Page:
4

I want to get only the total size of a mounted filesystem. But the catch is that I only know about the mount point. So, I thought of using the df command.

To get the size of this mounted filesystem, I ran the following command:

df --output=target,size | grep -w /mnt/xyz

The result that I got was something like this:

/mnt/xyz             4339044

I know how to use cut but it was of no use here as the space between the string and the integers is unknown to me. Is there a way to just print this size on the terminal?

6

You can do it without the grep:

df --output=target,size /mnt/xyz | awk ' NR==2 { print $2 } '

df accepts as argument the mount point; you can tell to awk to print both the second line only (NR==2) , and the 2nd argument, $2.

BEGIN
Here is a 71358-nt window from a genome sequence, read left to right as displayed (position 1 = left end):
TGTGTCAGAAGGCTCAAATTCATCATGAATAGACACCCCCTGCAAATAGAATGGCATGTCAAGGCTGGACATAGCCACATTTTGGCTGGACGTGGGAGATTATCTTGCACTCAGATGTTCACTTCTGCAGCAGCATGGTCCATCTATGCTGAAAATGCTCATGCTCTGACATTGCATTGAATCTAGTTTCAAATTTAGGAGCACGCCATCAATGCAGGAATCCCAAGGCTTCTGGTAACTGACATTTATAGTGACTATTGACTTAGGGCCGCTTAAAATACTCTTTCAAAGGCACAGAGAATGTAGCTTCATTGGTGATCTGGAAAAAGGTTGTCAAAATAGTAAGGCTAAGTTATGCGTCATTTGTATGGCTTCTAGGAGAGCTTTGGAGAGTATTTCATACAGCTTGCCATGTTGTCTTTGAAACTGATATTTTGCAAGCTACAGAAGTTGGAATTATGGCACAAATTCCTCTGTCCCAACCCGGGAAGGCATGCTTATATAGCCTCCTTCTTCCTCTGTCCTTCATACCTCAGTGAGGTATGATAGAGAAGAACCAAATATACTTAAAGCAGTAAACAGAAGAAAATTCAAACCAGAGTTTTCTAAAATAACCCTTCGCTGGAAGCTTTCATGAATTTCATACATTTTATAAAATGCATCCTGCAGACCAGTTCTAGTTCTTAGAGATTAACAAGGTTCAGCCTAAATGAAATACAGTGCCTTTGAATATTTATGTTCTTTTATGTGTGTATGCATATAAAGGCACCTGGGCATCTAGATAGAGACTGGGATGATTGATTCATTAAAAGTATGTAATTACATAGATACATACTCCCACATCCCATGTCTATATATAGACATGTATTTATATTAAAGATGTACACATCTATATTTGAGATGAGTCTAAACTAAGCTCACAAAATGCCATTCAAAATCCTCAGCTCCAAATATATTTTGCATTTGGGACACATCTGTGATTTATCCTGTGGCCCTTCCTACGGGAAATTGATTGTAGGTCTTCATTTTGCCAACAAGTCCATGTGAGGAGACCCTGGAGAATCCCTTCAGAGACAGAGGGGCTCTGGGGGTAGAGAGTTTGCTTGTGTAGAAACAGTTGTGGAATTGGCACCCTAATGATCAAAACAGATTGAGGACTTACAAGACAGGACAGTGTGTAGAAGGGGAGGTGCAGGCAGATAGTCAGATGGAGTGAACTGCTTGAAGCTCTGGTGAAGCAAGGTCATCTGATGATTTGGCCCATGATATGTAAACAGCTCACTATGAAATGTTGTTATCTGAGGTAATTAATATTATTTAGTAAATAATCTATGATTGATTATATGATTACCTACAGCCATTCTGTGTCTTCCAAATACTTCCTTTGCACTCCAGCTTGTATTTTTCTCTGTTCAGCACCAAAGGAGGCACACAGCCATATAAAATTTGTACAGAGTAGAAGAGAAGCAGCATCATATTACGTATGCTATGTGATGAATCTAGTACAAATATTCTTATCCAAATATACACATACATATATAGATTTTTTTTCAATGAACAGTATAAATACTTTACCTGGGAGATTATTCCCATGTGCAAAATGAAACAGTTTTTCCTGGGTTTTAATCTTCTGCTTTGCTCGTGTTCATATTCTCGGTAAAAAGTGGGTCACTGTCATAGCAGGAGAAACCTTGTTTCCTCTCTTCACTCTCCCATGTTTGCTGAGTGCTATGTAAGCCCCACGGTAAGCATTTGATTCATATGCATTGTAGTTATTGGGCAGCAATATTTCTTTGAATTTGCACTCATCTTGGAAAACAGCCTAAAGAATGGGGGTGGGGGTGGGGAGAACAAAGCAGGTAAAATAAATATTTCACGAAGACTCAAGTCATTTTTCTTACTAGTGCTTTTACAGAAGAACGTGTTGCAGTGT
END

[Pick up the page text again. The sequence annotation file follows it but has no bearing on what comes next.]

Or better yet, cut the target as you are not outputting it, and it becomes:

df --output=size /mnt/xyz | awk ' NR==2 '

When I was a begginer, I also did manage to get around cut limitations using tr -s " " (squeeze) to cut redundant spaces as in:

df --output=target,size /mnt/xyz | tail -1 | tr -s " " | cut -f2 -d" "
4

There is also the findmnt command, which can print the number of bytes or a "human" number (powers of 1024 with non-iso abbreviations, sadly):

$ findmnt -no size /mnt/xyz
 9.7G
$ findmnt -bno size /mnt/xyz
10434699264
  • Your commands are invalid. Throws error saying that the size column doesn't exist – Abhimanyu Saharan Jun 24 '16 at 20:09
  • 1
    my version is 2.26.2. Try findmnt --help to see if it lists which columns it allows. – meuh Jun 24 '16 at 20:10

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